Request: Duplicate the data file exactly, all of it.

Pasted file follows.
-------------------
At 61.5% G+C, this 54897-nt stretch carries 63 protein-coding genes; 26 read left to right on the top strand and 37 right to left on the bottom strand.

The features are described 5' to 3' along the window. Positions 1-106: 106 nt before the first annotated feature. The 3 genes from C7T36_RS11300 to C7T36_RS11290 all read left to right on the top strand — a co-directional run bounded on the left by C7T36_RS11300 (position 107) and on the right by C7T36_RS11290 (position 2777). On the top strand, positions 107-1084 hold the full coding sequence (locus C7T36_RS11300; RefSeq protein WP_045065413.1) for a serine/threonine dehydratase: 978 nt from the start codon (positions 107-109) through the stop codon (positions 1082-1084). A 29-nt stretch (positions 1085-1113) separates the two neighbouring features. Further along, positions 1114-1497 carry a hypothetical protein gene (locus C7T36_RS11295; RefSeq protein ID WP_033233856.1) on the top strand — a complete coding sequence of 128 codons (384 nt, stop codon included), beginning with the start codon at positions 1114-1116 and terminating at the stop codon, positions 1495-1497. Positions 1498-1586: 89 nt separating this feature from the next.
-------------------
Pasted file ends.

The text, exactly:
At 61.5% G+C, this 54897-nt stretch carries 63 protein-coding genes; 26 read left to right on the top strand and 37 right to left on the bottom strand.

The features are described 5' to 3' along the window. Positions 1-106: 106 nt before the first annotated feature. The 3 genes from C7T36_RS11300 to C7T36_RS11290 all read left to right on the top strand — a co-directional run bounded on the left by C7T36_RS11300 (position 107) and on the right by C7T36_RS11290 (position 2777). On the top strand, positions 107-1084 hold the full coding sequence (locus C7T36_RS11300; RefSeq protein WP_045065413.1) for a serine/threonine dehydratase: 978 nt from the start codon (positions 107-109) through the stop codon (positions 1082-1084). A 29-nt stretch (positions 1085-1113) separates the two neighbouring features. Further along, positions 1114-1497 carry a hypothetical protein gene (locus C7T36_RS11295; RefSeq protein ID WP_033233856.1) on the top strand — a complete coding sequence of 128 codons (384 nt, stop codon included), beginning with the start codon at positions 1114-1116 and terminating at the stop codon, positions 1495-1497. Positions 1498-1586: 89 nt separating this feature from the next.